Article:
lack of). However fellas, let me tell you that this is where we are wrong. You need to do these things because if you have committed yourself to this woman (and you have if you answered the question earlier correctly) then we need to effectively communicate about the issue. Talking about these problems makes things better. Not only does it help with this issue, but it makes you a better listener and a stronger couple. Who knew that a little adversity (okay, a lot of adversity) could make you stronger as a couple. That’s exactly what happened with us. Even though I initially separated myself from the situation and wanted her to deal with this problem, I was able to overcome MY fear and become her individual support group. This is why we are here in Manchester doing this procedure. We have commited ourselves to beating this disorder and strengthening our relationship in the process. We are tired of trying things just to try them. Tired if going to specialists that referred us to other specialists. We found Dr. Pacik’s success stories online and had to inquire. We started talking with Dr. Pacik and his team in late-April. Here we are two short months later already post-op and in the recovery process. What excitement….I’m ecstatic to be here and want to add to the success stories that I’ve read about. I can’t wait and I know another person that can’t wait as well!!!July 10, 2012 at 10:44 pm #9996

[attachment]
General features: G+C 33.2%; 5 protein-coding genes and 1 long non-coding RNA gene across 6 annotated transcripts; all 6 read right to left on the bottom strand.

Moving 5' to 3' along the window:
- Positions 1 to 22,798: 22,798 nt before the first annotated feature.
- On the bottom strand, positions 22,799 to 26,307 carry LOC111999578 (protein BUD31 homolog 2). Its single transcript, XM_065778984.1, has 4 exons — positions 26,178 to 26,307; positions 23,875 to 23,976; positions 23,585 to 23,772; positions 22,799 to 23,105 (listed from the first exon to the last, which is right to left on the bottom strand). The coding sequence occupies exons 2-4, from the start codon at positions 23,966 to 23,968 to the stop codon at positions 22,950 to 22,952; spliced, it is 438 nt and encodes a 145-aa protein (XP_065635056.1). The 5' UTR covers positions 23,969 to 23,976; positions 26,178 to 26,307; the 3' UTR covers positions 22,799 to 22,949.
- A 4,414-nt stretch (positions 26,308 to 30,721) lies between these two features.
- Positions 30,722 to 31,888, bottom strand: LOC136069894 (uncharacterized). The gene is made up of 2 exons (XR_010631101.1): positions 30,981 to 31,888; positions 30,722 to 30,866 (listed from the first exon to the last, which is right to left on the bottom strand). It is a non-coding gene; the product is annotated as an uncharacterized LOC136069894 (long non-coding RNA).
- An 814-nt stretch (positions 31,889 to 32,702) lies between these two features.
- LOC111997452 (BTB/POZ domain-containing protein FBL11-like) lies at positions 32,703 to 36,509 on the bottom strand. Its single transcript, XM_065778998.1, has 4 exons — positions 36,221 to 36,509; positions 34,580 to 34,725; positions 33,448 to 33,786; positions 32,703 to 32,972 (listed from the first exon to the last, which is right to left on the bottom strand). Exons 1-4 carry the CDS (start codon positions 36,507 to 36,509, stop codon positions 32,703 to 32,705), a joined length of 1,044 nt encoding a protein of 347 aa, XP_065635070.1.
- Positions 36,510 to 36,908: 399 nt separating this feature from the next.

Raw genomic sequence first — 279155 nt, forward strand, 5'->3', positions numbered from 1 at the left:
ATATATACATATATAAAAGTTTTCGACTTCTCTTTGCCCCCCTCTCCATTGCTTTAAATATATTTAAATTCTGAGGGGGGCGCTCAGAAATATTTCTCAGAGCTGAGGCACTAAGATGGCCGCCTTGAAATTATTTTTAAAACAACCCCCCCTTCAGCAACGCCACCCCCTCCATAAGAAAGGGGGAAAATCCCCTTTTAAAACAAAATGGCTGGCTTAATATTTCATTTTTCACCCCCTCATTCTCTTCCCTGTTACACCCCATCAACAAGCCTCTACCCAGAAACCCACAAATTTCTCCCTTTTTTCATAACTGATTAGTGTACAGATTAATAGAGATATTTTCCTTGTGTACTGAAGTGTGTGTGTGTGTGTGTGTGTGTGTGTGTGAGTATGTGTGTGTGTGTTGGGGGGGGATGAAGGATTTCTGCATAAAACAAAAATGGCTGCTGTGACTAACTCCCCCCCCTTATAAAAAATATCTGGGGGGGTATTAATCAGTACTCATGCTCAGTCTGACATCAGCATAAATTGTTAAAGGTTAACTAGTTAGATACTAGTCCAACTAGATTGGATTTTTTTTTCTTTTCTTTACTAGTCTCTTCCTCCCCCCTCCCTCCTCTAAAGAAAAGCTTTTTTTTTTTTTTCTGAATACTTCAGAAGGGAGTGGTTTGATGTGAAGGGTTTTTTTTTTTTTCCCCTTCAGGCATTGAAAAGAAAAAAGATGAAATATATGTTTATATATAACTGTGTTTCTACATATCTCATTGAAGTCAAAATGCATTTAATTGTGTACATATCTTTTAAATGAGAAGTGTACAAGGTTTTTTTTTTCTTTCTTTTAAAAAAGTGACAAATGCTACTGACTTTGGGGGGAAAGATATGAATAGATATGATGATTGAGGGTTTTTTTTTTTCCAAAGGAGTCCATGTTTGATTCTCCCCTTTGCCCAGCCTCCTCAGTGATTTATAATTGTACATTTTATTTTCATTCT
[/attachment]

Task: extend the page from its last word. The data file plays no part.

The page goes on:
Hi PalmTree and welcome to the forum. What a touching and inspirational story and you are 100% correct – it was so nice to hear of this through a man’s perspective. Thank you so much for sharing this and I know it will be so helpful for the partners of women with vaginismus to read. For any forum members who are awaiting treatment or who have inquired about treatment, please have your partner read this helpful post. I was very touched by the entire story and loved what you wrote “We have commited ourselves to beating this disorder and strengthening our relationship in the process.” My sincere Congrats to you both for taking the first step in overcoming vaginismus and thank you again for sharing!!!July 13, 2012 at 7:17 pm #10004
Palmtree, I am so grateful that you not only took me up on the challenge of posting but for your suggestion of creating a portion of the Forum for men. It has been a joy taking care of you and your wife. The two of you made profound progress as did the others. I have no doubt that you will have a successful outcome.
Over the years I have been impressed with the amazing support men are capable of giving their loved ones who struggle with vaginismus. By the time they are seen for treatment most couples have come to some type of balance in their relationship. Men leaving, divorce, relationship upheaval, attempts at suicide…these are all the ugly aspects of vaginismus. Many of these women never make it to treatment. For the ones that do arrive for treatment, there may be bickering, frustration with living like roommates or brother and sister, frustration with failed treatment attempts, yet when they arrive they are pulling in the same direction.
As women live in a world isolated from being comfortable discussing their plight, so too men do not share these stories with their friends. Here too isolation and acceptance are the operational words.